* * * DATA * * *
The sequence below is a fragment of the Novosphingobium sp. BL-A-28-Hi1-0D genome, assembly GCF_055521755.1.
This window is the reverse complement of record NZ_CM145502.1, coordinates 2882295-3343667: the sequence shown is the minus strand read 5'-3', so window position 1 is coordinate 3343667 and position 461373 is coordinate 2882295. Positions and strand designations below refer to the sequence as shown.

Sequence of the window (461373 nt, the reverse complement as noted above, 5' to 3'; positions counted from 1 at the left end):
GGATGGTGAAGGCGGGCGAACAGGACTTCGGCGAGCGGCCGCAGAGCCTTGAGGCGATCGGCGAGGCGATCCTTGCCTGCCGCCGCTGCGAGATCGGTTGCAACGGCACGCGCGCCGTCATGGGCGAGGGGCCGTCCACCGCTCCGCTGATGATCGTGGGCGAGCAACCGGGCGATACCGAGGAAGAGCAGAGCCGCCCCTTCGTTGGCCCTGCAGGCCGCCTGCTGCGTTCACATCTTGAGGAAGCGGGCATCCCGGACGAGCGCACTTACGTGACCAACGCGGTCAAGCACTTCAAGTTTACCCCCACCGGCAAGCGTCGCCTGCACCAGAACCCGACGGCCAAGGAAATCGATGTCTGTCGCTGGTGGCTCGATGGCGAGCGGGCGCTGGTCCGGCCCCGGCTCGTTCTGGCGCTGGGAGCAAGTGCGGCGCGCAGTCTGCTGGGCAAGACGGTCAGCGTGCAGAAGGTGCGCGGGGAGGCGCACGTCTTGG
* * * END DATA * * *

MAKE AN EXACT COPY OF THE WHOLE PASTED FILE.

The sequence below is a fragment of the Novosphingobium sp. BL-A-28-Hi1-0D genome, assembly GCF_055521755.1.
This window is the reverse complement of record NZ_CM145502.1, coordinates 2882295-3343667: the sequence shown is the minus strand read 5'-3', so window position 1 is coordinate 3343667 and position 461373 is coordinate 2882295. Positions and strand designations below refer to the sequence as shown.

Sequence of the window (461373 nt, the reverse complement as noted above, 5' to 3'; positions counted from 1 at the left end):
GGATGGTGAAGGCGGGCGAACAGGACTTCGGCGAGCGGCCGCAGAGCCTTGAGGCGATCGGCGAGGCGATCCTTGCCTGCCGCCGCTGCGAGATCGGTTGCAACGGCACGCGCGCCGTCATGGGCGAGGGGCCGTCCACCGCTCCGCTGATGATCGTGGGCGAGCAACCGGGCGATACCGAGGAAGAGCAGAGCCGCCCCTTCGTTGGCCCTGCAGGCCGCCTGCTGCGTTCACATCTTGAGGAAGCGGGCATCCCGGACGAGCGCACTTACGTGACCAACGCGGTCAAGCACTTCAAGTTTACCCCCACCGGCAAGCGTCGCCTGCACCAGAACCCGACGGCCAAGGAAATCGATGTCTGTCGCTGGTGGCTCGATGGCGAGCGGGCGCTGGTCCGGCCCCGGCTCGTTCTGGCGCTGGGAGCAAGTGCGGCGCGCAGTCTGCTGGGCAAGACGGTCAGCGTGCAGAAGGTGCGCGGGGAGGCGCACGTCTTGG